The Extrusionists



Films can be simple but can also be quite complicated and sophisticated.

Films range from monolayer to multilayer coextruded films.

Coextrusion is an efficient and delicate production process. Today the number of layers in coextrusion range from 2 up to 11 layers.

Specialty films may even contain more than hundred layers.

Coextrusion of different polymers requires proper understanding of the flow behaviour and rheology once the materials get into contact with each other in the die.


The main production processes for films are:

  • cast film
  • blown film
  • water quenched film
  • biaxially oriented films
  • double bubble film



Cast film

In the cast film process, the polymer is cast on a chill roll. This allows rapid cooling of the melt. By "playing" with the chill roll temperature, it is possible to influence the film morphology.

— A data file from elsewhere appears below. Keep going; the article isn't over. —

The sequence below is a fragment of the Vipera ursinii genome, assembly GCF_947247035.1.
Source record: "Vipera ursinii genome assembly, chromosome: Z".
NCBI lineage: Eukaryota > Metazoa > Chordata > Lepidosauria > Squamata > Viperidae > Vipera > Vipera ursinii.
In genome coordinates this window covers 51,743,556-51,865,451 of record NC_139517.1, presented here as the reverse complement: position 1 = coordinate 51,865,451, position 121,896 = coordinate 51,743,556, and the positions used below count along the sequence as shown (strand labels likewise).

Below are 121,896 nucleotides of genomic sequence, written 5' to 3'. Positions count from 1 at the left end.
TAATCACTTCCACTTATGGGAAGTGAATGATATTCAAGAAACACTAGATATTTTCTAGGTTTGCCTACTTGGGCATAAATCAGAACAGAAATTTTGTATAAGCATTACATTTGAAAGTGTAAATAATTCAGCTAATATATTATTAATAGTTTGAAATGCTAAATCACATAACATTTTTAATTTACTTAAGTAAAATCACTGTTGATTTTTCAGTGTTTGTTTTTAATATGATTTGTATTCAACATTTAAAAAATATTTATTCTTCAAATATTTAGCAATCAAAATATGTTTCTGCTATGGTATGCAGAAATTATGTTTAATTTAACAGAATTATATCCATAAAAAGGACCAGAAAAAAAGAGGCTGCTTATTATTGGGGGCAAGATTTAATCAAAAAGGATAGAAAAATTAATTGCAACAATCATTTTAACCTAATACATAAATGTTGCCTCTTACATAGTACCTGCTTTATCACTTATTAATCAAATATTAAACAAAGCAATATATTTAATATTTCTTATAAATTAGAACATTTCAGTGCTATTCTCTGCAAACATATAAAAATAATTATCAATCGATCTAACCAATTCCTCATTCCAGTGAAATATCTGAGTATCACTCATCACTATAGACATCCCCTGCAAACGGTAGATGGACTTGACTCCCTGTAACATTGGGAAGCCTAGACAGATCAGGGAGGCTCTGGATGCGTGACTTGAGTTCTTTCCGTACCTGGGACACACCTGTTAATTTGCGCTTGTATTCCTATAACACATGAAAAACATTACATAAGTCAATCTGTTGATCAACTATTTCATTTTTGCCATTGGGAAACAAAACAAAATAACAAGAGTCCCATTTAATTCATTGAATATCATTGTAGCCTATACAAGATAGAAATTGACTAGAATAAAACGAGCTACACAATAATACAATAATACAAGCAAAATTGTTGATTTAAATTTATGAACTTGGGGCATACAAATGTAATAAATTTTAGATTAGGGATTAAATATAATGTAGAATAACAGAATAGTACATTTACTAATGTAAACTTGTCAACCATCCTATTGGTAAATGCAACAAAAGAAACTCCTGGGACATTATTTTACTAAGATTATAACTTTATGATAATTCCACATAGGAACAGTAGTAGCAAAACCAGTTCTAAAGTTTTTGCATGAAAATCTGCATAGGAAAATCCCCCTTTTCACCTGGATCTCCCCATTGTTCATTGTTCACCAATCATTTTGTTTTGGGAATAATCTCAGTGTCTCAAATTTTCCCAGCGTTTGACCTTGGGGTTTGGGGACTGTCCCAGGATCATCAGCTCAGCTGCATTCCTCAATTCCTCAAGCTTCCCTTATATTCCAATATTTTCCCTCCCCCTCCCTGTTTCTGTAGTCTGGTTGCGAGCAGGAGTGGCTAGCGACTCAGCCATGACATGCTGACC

Cast film are used for thermoforming applications.


Blown film

Conventional blown film is widely used for film production. It is flexible as it is is possible to change the blow-up ratio.

Cooling is less efficient in comparison with cast film. This implies that films are more crystalline and are commonly used for lidding and pouch films.


Water quenched films

An upcoming technology for the the production of barrier films. The technology for the commercial production of multilayer barrier films was introduced by Brampton Engineering in the 90's. Today there are several machine suppliers offering this technology.

Rapid quenching by direct water contact results in a morphology that makes the films highly transparant and ideal for thermoforming.


Biaxially oriented films

Basically, there are 2 processes for the production of bioriented or stretched films: double bubble and tenter frame. The tenter frame process can be sequentially or simultaneously.

The main reason for stretching is increasing the crystallinity of the films which will result in improved transparency, mechanics and barrier.


Double bubble film

Double bubble stretching can be used for the production of bioriented films but is also used for the production of:

  • shrink films
  • sausage casings

Double bubble films is sometimes also referred to as triple bubble films when an annealing step is applied after the orientation.





The Extrusionists - version 1.3 - September 2016